Best of the Best

by Michael Stern

Palm Springs is an eater’s oasis in the desert. If you come on I-10 from the west, stop in Cabazon at Hadley’s Fruit Orchards (where trail mix was invented). From the east, visit Shields Date Gardens in Indio for a date shake, date pancakes, and date ice cream. Also to the east, in Palm Desert, Mimmo’s Italian Restaurant and Bar serves memorable from-scratch Italian fare. In Cathedral City, Tony’s Burgers is the place for extremely well-dressed hamburgers; and Salsas for inspired Mexican dishes (shrimp and seafood in particular). In the city proper, we love Sherman’s Deli & Bakery for piled-high sandwiches and smoked fish; Frankinbun for artisan hot dogs; Felipe’s for blue-ribbon chilies rellenos and killer margaritas; Great Shakes for shakes and malts made to order; and Koffi for stylish caffeination along with beautiful pastries throughout the day.

Best of the Best

by Michael Stern

Everyone knows that the Central Savannah River Area around Augusta, Georgia, is rich with BBQ, peach pie, fried chicken, Coastal seafood, and meat & 3 plate lunch. It also happens to be a nexus of superb Mexican food. Forget Taco Bell, Moe’s, and Chipotle and visit these unique gems for fresh, authentic, and original meals that resemble fast food only in their low prices.

Best of the Best

by Michael Stern

Montgomery has great soul-food BBQ (at Brenda’s) and barn-party BBQ (at Fat Boy’s Bar-B-Que Ranch) and some of the best meat-and-3 anywhere (at Martin’s). Alabama’s capital city also reflects the Gulf Coast in glorious crab and fish at Jubilee Seafood. Here too is one of the largest stockyards in the east, where you will find a meat-lover’s paradise cafe: the Stockyards Grill (lunch only). For breakfast, check out the biscuits at Cahawba House or under-$1 donuts at Ross Donuts; and for diverse, upscale cafeteria lunch, Filet and Vine is a must. No visit is complete without a trip west, to Selma, and the legendary pulled pork at Lannie’s Bar-B-Q Spot.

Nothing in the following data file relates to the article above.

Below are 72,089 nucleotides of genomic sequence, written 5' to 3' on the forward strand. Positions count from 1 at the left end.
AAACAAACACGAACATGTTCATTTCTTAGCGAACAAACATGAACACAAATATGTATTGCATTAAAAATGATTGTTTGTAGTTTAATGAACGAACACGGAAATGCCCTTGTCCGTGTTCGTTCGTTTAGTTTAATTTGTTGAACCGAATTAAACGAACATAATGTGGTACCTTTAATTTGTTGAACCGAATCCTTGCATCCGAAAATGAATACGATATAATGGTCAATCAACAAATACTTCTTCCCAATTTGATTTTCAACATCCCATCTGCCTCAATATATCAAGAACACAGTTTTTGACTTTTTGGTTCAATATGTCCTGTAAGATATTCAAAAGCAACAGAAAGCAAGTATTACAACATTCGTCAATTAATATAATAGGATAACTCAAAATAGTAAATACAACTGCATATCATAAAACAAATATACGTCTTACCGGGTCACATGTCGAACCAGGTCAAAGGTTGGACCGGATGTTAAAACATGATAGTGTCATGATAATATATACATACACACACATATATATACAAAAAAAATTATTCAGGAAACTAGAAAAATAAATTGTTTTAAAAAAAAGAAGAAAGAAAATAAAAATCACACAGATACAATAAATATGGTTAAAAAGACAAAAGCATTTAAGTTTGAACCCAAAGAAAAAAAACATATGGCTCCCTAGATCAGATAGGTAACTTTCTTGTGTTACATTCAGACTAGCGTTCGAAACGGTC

Best of the Best

by Michael Stern

“Eat Here. Get Gas”: It’s a roadside jest as old as gas stations themselves.  (Before gas stations, pioneering motorists bought gas in pharmacies.) The fact is that most food found in gas stations, if not actually odious, is forgettable. But the Roadfood roster contains a handful of places where you can fuel up, coffee up, freshen up, and buy sundries … and also find a memorably delicious meal. Here are 13 favorites where the regional food is so good that they are worth a detour even if your tank is full.

Best of the Best

by Michael Stern

When we started hunting Roadfood many years ago, good tacos were hard to find anywhere other than the southwest borderlands and southern California. Today, great ones are nearly everywhere. Here is a baker’s dozen list of Roadfood favorites coast to coast.

Best of the Best

by Michael Stern

If you’re in Louisville, Kentucky, for the Derby (or any other reason), Roadfood has a few essential eateries to recommend. For Derby Pie and countless other fabulous pies and cakes, the Homemade Ice Cream and Pie Kitchen is a gem. Kentucky’s legendary hot brown sandwich was invented at the Brown Hotel, and is still great there. Mike Linnig’s Restaurant is the place to go for a grand beer-garden fish-camp meal. A rich taste of local color can be sampled with a short trip out of town, either north over the river for fried chicken at Joe Huber’s Family Farm Restaurant, or west to Owensboro for superb smoke-cooked mutton at the Moonlight Bar-B-Q.

Best of the Best

by Michael Stern

From pressed-flat, wafer-thin, white-bread-and-Velveeta cooked on a lunch-counter flattop to effulgent bouquets of imported cheese melted between halves of an artisan bun, the grilled cheese sandwich has countless personalities. Some have regional character, such as pimento cheese in the South, the Frenchie of Omaha, the grated hot cheese of Fall River, Massachusetts, and the cheese crisp of southern Arizona (which tests the definition of grilled cheese). They can be comfort food, health food, or a challenge to the mightiest appetite. Here is a baker’s dozen favorite Roadfood grilled cheese destinations around the U.S.

Best of the Best

by Michael Stern

New Orleans is where the po boy sandwich first was conceived, and where it’s at its best. In addition to NOLA favorites, this Best-of-the-Best list also includes a few must-eat versions outside the city along the Gulf Coast. How does a po boy differ from a sub, hero, hoagie, grinder, wedge, or zep? First, there’s the bread, which is lighter and fluffier than the chewy loaves used in most northern versions; then there is a roster of ingredients seldom found in sandwiches outside of southern Louisiana. These include fried shrimp, crawfish, and/or oysters, roast beef debris (meat-laced gravy), and Creole mustard.